‘Could a rule be given from without, poetry would cease to be poetry, and sink into a mechanical art. It would be μóρφωσις, not ποίησις. The rules of the IMAGINATION are themselves the very powers of growth and production. The words to which they are reducible, present only the outlines and external appearance of the fruit. A deceptive counterfeit of the superficial form and colours may be elaborated; but the marble peach feels cold and heavy, and children only put it to their mouths.’ [Coleridge, Biographia ch. 18]

‘ποίησις’ (poiēsis) means ‘a making, a creation, a production’ and is used of poetry in Aristotle and Plato. ‘μóρφωσις’ (morphōsis) in essence means the same thing: ‘a shaping, a bringing into shape.’ But Coleridge has in mind the New Testament use of the word as ‘semblance’ or ‘outward appearance’, which the KJV translates as ‘form’: ‘An instructor of the foolish, a teacher of babes, which hast the form [μóρφωσις] of knowledge and of the truth in the law’ [Romans 2:20]; ‘Having a form [μóρφωσις] of godliness, but denying the power thereof: from such turn away’ [2 Timothy 3:5]. I trust that's clear.

There is much more on Coleridge at my other, Coleridgean blog.

Friday, 3 May 2019

On Cleanness

Cleanness interests me. I once wrote a literary-critical academic monograph about the subject, not something many people can, or indeed would want to, boast. Indeed, I'd say the topic tends to interest me more and more the further we retreat into retro-fascism as a species. Precisely because it's a manfest good in its simple sense—washing your hands, brushing your teeth—cleanness as a concept slides easily into some very dangerous places. Keeping your own body clean means soap and water, and is advisable; keeping your body-politic ‘clean’ means murdering many Jews, or locking up refugee children in cages, and is hideous. Think of that ghastly euphemism ‘ethnic cleansing’.

Becoming a parent focused the issue for me, I suppose: so much of parenting is drilling your little-ones in the necessity of cleanliness (‘brush your teeth!’ you yell into your cooling cup of tea as they ready themselves for school in the morning). When kids are tiny there is a great deal of cleanness rigmarole, since attending the little darlings means literally clearing up their shit, wiping away their sick, washing their nakedness and veiling it behind a talcum-cloud of unknowing. Of course, the struggle continues as they age (‘tidy your room!’ you yell into your cooling cup of tea as they return from school and thunderously clump upstairs).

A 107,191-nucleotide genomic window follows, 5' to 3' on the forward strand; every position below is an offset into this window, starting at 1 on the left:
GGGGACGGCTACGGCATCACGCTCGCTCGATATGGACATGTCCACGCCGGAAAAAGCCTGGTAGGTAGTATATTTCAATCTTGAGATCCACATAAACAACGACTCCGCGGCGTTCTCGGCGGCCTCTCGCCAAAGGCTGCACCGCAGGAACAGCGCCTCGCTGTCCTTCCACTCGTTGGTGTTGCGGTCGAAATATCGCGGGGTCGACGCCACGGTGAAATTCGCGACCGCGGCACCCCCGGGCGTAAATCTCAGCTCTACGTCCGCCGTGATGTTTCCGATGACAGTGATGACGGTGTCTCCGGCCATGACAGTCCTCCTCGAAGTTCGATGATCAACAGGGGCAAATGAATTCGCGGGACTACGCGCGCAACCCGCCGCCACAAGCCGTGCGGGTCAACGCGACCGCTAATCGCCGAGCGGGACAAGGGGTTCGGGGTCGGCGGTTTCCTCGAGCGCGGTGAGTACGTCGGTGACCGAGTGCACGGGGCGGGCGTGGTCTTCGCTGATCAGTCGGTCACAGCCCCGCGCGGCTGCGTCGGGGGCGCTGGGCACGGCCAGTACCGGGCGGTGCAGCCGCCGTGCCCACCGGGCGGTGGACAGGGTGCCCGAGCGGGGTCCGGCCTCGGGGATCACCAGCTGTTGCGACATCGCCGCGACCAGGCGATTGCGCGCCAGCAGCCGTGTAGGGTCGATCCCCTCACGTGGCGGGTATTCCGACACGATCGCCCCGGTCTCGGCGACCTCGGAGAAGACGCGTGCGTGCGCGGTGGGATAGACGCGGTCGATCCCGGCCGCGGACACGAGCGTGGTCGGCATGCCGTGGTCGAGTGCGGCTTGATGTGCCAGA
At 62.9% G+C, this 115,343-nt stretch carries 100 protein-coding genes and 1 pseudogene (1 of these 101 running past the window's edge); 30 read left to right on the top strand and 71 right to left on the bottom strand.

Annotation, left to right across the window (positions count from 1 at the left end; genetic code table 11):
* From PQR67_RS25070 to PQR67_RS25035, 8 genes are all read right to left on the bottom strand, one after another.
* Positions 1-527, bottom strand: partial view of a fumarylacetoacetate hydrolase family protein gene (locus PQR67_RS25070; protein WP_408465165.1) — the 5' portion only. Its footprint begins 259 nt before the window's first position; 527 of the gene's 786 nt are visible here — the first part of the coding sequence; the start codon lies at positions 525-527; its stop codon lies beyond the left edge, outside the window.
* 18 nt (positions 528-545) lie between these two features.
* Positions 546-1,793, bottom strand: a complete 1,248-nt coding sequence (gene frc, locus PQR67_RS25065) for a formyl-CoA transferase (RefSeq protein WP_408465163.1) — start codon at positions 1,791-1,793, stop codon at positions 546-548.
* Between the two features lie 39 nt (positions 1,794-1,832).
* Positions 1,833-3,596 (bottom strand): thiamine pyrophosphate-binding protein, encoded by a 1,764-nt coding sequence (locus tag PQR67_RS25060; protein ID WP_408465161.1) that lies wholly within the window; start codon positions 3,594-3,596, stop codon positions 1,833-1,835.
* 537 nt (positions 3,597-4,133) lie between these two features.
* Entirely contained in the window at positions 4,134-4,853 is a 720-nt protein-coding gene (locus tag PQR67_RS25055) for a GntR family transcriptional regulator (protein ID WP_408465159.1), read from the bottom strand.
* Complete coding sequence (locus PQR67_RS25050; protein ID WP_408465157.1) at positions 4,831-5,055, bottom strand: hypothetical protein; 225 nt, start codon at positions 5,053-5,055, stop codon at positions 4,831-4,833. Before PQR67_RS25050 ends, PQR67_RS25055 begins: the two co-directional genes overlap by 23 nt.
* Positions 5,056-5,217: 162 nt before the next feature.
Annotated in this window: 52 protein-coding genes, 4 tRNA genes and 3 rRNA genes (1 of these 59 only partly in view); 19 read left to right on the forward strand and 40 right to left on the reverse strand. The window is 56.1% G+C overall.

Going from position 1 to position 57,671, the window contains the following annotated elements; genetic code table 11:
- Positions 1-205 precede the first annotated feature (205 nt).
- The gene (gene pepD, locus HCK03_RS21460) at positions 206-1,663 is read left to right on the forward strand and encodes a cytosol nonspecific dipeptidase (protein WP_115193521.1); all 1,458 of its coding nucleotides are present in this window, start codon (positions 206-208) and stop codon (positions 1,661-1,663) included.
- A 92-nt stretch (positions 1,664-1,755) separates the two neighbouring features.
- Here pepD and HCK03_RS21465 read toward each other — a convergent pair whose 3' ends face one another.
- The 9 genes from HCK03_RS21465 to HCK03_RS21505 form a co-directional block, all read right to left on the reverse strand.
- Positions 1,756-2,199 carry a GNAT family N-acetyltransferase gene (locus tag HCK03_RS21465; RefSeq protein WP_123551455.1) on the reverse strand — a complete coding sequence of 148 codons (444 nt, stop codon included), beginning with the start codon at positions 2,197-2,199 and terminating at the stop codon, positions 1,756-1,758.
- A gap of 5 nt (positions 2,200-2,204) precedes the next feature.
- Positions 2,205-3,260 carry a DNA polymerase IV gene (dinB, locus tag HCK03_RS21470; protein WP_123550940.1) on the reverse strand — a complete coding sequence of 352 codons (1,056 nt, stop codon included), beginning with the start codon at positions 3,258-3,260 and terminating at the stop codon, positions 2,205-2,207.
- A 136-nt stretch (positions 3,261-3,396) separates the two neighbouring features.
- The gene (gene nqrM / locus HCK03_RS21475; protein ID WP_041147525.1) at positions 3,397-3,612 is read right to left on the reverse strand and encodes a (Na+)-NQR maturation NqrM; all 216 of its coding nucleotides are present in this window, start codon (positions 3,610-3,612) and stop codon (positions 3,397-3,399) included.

In addition to these two things, cleanness's simple somatic sense and its much more contested and perilous political sense, cleanness has a spiritual sense that interacts with the other two in complex ways. Consider Cleanness, or I should say Clannesse, the lengthy Middle English alliterative poem written at some point in the late 14th century by we-don't-know-who. It's a religious poem stressing the need for us to clean up our act if we want to get into heaven. Here's how it starts:
Clannesse who so kyndly cowþe comende
rekken vp alle þe resounz þat ho by ri3t askez,
Fayre formez my3t he fynde in for[þ]ering his speche
& in þe contrare kark & combraunce huge. [1-4]

He who would howsoever commend Cleanness,
reckon up all the reasons that she by right asks
may he find fair forms in furthering his speech
but, in case of the contrary, huge cares and cumbrance.
‘... in case of the contrary ...’ means: if this individual were to commend the opposite thing (that is, dirtiness) then huge cares and cumbrances would be his. A few lines later:
He is so clene in His courte, þe Kyng þat al weldez,
& honeste in His housholde & hagherlych serued
With angelez enourled in alle þat is clene,
Boþ withine & withouten in wedez ful bry3t; ...

Me mynez on one amonge oþer, as Maþew recordez,
Þat þus clanness vnclosez a ful cler speche:
Þe haþel clene of his hert hapenez ful fayre,
For he schal loke on oure Lorde with a bone chere;

As so saytz, to þat sy3t seche schal he neuer
Þat any vnclannesse hatz on, auwhere abowte;
For He þat flemus vch fylþe fer fro His hert
May not byde þat burre þat hit His body ne3en.

Forþy hy3not to heuen in haterez totorne,
Ne in þe harlatez hod, & handez vnwaschen.
For what vrþly haþel þat hy3honour haldez
Wolde lyke if a ladde com lyþerly attyred,

When he were sette solempnely in a sete ryche,
Abof dukez on dece, with dayntys serued?

The King that wields all power is so clean in His court,
and honest in His household, and honourably served
with his angels enveloped in all that is clean,
both within and without wearing the brightest of clothes ...

I call to mind one example among many, from Matthew's gospel,
when he describes cleanness in full clear speech:
‘Wholly fair shall he be whose heart happens to be pure,